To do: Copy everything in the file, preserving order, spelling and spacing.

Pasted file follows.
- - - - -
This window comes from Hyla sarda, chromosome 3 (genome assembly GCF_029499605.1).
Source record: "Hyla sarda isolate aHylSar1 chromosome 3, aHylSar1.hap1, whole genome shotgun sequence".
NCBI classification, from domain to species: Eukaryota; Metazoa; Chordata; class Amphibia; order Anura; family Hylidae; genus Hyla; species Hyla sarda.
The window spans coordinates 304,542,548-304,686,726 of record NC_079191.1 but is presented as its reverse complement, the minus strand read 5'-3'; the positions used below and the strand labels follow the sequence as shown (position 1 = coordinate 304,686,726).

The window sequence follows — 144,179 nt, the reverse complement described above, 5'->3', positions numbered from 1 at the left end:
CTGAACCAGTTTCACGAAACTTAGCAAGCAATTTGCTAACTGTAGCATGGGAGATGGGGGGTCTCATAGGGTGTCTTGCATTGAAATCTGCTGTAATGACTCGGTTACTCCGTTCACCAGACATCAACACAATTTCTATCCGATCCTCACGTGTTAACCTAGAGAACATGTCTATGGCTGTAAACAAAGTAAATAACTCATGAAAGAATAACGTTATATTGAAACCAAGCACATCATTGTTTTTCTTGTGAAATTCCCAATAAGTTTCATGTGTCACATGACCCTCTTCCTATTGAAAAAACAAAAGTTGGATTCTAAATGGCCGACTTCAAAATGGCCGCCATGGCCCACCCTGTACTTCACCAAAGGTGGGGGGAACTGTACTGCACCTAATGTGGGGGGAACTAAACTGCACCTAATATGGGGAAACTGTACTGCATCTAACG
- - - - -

This window comes from Hyla sarda, chromosome 3 (genome assembly GCF_029499605.1).
Source record: "Hyla sarda isolate aHylSar1 chromosome 3, aHylSar1.hap1, whole genome shotgun sequence".
NCBI classification, from domain to species: Eukaryota; Metazoa; Chordata; class Amphibia; order Anura; family Hylidae; genus Hyla; species Hyla sarda.
The window spans coordinates 304,542,548-304,686,726 of record NC_079191.1 but is presented as its reverse complement, the minus strand read 5'-3'; the positions used below and the strand labels follow the sequence as shown (position 1 = coordinate 304,686,726).

The window sequence follows — 144,179 nt, the reverse complement described above, 5'->3', positions numbered from 1 at the left end:
CTGAACCAGTTTCACGAAACTTAGCAAGCAATTTGCTAACTGTAGCATGGGAGATGGGGGGTCTCATAGGGTGTCTTGCATTGAAATCTGCTGTAATGACTCGGTTACTCCGTTCACCAGACATCAACACAATTTCTATCCGATCCTCACGTGTTAACCTAGAGAACATGTCTATGGCTGTAAACAAAGTAAATAACTCATGAAAGAATAACGTTATATTGAAACCAAGCACATCATTGTTTTTCTTGTGAAATTCCCAATAAGTTTCATGTGTCACATGACCCTCTTCCTATTGAAAAAACAAAAGTTGGATTCTAAATGGCCGACTTCAAAATGGCCGCCATGGCCCACCCTGTACTTCACCAAAGGTGGGGGGAACTGTACTGCACCTAATGTGGGGGGAACTAAACTGCACCTAATATGGGGAAACTGTACTGCATCTAACG